Posted on 10/04/2022
By: Sean Crose
If you’ve never seen it, you may well be interested in checking out the first fight between Chris Eubank Sr and Nigel Benn on YouTube. The 1990 bout is a prime example of premiere level boxing. Like an action flick from the era, each fighter gives a high octane, polished, and extremely violent performance. Eubank ends up stopping his man in the ninth before moving on to fight Benn to a draw three years later. It’s quite a saga – two exceptional English athletes going head to head for glory, prestige and world titles. It only makes sense, then, that now, thirty years later, the sons of each fighter should engage in battle.
And so, this Saturday at London’s O2 arena, Eubank’s son, Chris Jr, will slip in between the ropes to face Benn’s son, Conor, in a 12 round affair. This isn’t only big news in England, it’s big news throughout the fight world. The match is, in a sense, a promoter’s dream. Credit Matchroom honcho Eddie Hearn for providing fans with a bout that is clearly drawing interest. Is a fight between these two young men a good thing, however? Eubank Sr doesn’t seem to think so. In fact, he wants his son’s weekend fight boycotted by fans – and not due to some far fetched reasoning either.
“Boycott the fight,” he said in a statement sent to The Fight Is Right podcast. “You know what three pounds beneath the middleweight limit at 33-years-old can do. This is how brain injuries occur.” Sure enough, the younger Eubank will have to weigh in at three pounds below the middleweight limit he generally operates in. When it comes to boxing, three pounds can be a lot. Likewise, the younger Benn – who generally operates as a welterweight – must move up almost two weight divisions if he wants to be comparable in size to Eubank. Again, weight switches in boxing can, at times, have serious consequences. As can considerable size differences between the two combatants.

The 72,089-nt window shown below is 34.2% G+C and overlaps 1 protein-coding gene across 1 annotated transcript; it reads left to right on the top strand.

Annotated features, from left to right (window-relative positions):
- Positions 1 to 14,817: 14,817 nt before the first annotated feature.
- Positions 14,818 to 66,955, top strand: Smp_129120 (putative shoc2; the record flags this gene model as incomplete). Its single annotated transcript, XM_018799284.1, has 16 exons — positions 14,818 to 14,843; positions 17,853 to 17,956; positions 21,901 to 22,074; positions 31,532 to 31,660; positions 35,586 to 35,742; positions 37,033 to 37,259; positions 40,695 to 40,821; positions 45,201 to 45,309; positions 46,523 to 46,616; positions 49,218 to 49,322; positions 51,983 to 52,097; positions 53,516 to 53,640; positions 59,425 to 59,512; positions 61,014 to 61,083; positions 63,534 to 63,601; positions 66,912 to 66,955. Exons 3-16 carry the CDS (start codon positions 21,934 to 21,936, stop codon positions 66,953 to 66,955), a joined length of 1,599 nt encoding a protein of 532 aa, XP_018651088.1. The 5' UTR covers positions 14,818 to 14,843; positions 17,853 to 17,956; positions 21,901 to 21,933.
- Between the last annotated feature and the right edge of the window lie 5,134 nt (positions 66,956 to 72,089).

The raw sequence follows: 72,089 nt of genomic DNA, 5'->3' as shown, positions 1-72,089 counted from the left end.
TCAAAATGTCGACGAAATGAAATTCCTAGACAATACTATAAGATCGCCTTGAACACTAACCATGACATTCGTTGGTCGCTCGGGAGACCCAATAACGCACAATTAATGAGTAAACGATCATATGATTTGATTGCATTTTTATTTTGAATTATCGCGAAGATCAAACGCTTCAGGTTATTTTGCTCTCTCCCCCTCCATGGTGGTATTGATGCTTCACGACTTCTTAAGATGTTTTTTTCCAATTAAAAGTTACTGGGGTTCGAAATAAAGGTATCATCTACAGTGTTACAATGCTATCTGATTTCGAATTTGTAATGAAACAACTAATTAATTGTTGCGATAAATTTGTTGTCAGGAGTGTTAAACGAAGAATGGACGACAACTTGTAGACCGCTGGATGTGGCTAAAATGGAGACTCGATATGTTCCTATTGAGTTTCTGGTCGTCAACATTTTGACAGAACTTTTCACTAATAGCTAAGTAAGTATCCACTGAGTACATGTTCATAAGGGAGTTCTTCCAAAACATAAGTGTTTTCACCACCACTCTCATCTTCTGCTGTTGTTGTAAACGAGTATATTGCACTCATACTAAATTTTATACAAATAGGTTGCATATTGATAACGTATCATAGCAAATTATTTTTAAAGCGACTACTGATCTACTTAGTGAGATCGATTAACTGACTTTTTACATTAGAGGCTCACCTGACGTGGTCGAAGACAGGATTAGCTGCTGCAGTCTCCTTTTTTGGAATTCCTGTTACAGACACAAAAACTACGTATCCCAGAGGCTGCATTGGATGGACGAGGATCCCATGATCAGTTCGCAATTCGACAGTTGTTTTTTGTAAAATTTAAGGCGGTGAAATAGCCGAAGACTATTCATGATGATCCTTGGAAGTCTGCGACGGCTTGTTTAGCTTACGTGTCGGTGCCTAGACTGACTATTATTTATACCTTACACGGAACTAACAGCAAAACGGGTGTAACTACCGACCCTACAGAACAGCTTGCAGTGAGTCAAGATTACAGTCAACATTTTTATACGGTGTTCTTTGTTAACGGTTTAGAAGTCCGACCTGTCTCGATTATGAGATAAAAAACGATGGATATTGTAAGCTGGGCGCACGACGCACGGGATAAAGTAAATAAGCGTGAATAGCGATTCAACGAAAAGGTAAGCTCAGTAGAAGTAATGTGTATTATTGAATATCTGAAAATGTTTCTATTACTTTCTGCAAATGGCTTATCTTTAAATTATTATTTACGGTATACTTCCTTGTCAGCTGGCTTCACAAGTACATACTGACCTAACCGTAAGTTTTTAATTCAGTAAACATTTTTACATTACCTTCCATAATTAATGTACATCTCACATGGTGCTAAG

While there’s no doubt Saturday’s match will be in the hands of professionals all around and that proper safety precautions will be as much of a focus as possible (boxing is a violent sport, after all), the senior Eubank puts a premium on fighter safety. As the Daily Mail reports: “Eubank Sr himself inflicted a near-fatal injury on Michael Watson in their WBO super-middleweight clash in 1991, and has now become an outspoken figure on the dangers of headshots.”
The decision to fight this Saturday, however, is not up to the parents, but the fighters themselves. Here’s hoping for an entertaining affair void of serious physical damage.